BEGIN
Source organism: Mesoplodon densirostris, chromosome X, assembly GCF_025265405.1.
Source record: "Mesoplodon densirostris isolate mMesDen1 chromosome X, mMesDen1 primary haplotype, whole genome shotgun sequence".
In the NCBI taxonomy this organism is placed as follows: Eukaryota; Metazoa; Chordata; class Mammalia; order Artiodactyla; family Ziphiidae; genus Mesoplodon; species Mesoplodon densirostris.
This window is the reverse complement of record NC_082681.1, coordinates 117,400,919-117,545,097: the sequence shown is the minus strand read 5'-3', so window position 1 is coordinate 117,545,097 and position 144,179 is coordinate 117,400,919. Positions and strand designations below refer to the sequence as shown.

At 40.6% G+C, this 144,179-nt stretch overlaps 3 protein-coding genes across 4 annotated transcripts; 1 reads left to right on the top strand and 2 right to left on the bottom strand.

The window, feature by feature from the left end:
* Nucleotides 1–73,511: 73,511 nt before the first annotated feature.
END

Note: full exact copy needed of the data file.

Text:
Source organism: Mesoplodon densirostris, chromosome X, assembly GCF_025265405.1.
Source record: "Mesoplodon densirostris isolate mMesDen1 chromosome X, mMesDen1 primary haplotype, whole genome shotgun sequence".
In the NCBI taxonomy this organism is placed as follows: Eukaryota; Metazoa; Chordata; class Mammalia; order Artiodactyla; family Ziphiidae; genus Mesoplodon; species Mesoplodon densirostris.
This window is the reverse complement of record NC_082681.1, coordinates 117,400,919-117,545,097: the sequence shown is the minus strand read 5'-3', so window position 1 is coordinate 117,545,097 and position 144,179 is coordinate 117,400,919. Positions and strand designations below refer to the sequence as shown.

At 40.6% G+C, this 144,179-nt stretch overlaps 3 protein-coding genes across 4 annotated transcripts; 1 reads left to right on the top strand and 2 right to left on the bottom strand.

The window, feature by feature from the left end:
* Nucleotides 1–73,511: 73,511 nt before the first annotated feature.